Appalachian Forge Works in Newland, North Carolina
World Create Day at Appalachian Forge Works brought a baby guitar amp to life on World Create Day. The basic circuit is built around an LM386 amp. It was designed using a whiteboard schematic before moving to the breadboard for prototyping.
For some folks that might be enough of a hacking sessions, but the effort didn’t stop there. An enclosure was designed and laser cut from plywood. This included etching labels for the power button and volume knob. There’s even fabric mesh for the speaker grill for a completely finished look that’s a showpiece even when not belting out some Black Keys.
Baltimore Hackerspace Breaks Out the Welder
Tiny wheels, big motors, and square tubing — it’s almost ready to hit the test track for some time trials. The gang over at Baltimore Hackerspace spent their World Create Day fabricating what surely will be the next championship entry in the Power Racing Series.
After this picture was snapped the team got to work on the control electronics for the racer, which end up in a transparent box between the motors. The team didn’t have time to install a driver’s seat but that didn’t prevent a late night test run.
Sounds of Sewing and Embedded Tinkering at The Bodgery in Madison
I celebrated World Create Day at The Bodgery in Madison, Wisconsin. There were a surprising variety of projects worked on at the meetup, at least three of them using something new to me:
[Josh Lange] brought along the driver boards he’s been designing. I was delighted to see the batteries used in the project. I didn’t realize you could buy 18650 Lithium cells in a consumer-friendly package (like AA batteries but larger) and there are battery holders to go along with them. I’m used to seeing these pulled out of old laptop batteries.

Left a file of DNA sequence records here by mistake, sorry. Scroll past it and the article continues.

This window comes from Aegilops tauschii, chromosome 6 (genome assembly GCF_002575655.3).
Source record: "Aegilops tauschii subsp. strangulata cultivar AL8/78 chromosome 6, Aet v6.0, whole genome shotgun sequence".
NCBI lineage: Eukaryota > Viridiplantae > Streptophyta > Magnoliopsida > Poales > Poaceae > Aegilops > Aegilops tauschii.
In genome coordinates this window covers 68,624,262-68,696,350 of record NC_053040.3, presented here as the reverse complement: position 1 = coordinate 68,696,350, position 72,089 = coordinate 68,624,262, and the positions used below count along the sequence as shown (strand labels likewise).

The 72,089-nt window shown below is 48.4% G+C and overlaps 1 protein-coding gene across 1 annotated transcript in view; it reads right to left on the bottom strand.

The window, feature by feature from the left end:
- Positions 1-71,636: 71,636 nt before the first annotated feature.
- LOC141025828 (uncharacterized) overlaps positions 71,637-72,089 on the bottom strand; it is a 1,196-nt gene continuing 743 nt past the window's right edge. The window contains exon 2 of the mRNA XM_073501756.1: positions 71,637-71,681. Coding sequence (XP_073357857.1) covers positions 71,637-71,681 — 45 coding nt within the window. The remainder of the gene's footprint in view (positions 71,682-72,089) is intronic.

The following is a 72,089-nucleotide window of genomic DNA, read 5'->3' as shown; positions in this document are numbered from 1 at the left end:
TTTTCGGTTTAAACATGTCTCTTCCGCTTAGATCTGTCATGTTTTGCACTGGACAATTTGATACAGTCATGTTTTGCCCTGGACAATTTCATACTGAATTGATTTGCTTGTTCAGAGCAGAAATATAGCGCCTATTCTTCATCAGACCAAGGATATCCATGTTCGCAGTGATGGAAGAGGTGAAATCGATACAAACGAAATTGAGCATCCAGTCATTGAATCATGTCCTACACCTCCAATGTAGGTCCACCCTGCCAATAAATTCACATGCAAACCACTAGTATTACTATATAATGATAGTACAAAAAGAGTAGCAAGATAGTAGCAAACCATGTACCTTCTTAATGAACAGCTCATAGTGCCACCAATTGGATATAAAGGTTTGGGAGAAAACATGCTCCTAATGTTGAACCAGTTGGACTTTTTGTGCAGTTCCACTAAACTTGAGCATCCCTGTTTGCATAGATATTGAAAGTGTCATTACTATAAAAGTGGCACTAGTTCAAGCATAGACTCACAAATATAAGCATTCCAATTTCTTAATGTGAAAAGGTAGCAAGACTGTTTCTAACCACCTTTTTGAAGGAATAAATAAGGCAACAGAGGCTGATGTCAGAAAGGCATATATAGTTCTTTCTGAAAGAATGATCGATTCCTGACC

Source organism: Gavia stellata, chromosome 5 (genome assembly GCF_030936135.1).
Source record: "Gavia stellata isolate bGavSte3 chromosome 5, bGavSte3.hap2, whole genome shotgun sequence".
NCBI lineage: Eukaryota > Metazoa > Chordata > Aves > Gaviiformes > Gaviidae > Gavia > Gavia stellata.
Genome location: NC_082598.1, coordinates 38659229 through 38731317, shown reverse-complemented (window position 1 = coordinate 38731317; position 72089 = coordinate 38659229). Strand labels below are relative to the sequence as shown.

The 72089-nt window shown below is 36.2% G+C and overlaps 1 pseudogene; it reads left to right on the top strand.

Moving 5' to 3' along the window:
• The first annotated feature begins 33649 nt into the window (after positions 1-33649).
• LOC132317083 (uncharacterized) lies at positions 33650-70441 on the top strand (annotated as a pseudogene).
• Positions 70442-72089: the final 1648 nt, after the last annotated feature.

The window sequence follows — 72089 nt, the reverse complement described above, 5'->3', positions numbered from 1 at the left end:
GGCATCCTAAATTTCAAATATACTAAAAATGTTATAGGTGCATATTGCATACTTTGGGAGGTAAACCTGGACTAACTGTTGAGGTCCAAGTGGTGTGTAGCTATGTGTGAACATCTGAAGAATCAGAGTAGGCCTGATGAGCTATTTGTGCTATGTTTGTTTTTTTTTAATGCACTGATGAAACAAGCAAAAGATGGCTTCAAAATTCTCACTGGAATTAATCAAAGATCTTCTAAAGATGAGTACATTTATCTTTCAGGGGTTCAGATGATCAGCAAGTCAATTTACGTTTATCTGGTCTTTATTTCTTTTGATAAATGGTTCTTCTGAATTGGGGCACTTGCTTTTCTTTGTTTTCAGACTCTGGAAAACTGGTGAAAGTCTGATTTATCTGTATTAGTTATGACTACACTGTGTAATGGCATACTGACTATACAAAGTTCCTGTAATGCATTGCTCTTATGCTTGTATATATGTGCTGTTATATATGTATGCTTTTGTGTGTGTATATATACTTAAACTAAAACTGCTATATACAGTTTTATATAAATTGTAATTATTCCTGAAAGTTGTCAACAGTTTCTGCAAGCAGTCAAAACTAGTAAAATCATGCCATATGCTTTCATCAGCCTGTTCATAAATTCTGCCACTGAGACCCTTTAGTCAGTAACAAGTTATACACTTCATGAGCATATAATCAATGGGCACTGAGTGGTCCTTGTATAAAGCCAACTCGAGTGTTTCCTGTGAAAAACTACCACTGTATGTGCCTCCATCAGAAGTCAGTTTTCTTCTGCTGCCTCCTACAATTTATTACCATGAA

Hackaday’s own [Bob Baddeley] was on hand, working feverishly at the sewing machine. He’s fabricating an entire line of Wacky Waving Inflatable Arm Flailing Tubemen costumes. They use those springy laundry baskets as the internal skeleton. Also being worked on at The Bodgery was an NES expansion port project that will make a custom cartridge hosting a Raspberry Pi Zero utilize the NES video hardware without altering the stock hardware. We also had a fun time working on embedded basics with a software engineer who is getting up to speed with embedded.
Tell Us About Your World Create Day!
We want to hear about what you did on World Create Day. We’ll be covering more events in the coming days so make sure you add your pictures and stories to your WCD event page. Event organizers get a special treat for making that effort. But mainly we want to show off the excitement and ingenuity that was abuzz around the world this past weekend.
This Saturday is a great day to change the world. It’s Earth Day. There’s a National March for Science where millions will demand evidence-based change. We’re doing our own thing. We’re leading a World Create Day, where hackers gather ’round the soldering iron and find solutions to problems we all face.
Over the last few weeks, we’ve been getting Hackaday readers to organize meetups in their hometowns, encouraging them to get a few people over, and sending them a bit of neat Hackaday swag. We couldn’t do this without the community leaders out there, and we’d just like to take a moment and recognize a few of the fablabs and hackerspaces that are making World Create Day possible.
Up in Vancouver, the folks at the Spinal Cord Injury Forum will be spending their World Create Day building tools that make life easier for people with limited mobility. Already they’re doing some awesome work with 3D printing, and with a few more minds tackling these problems, they’re sure to come up with something good.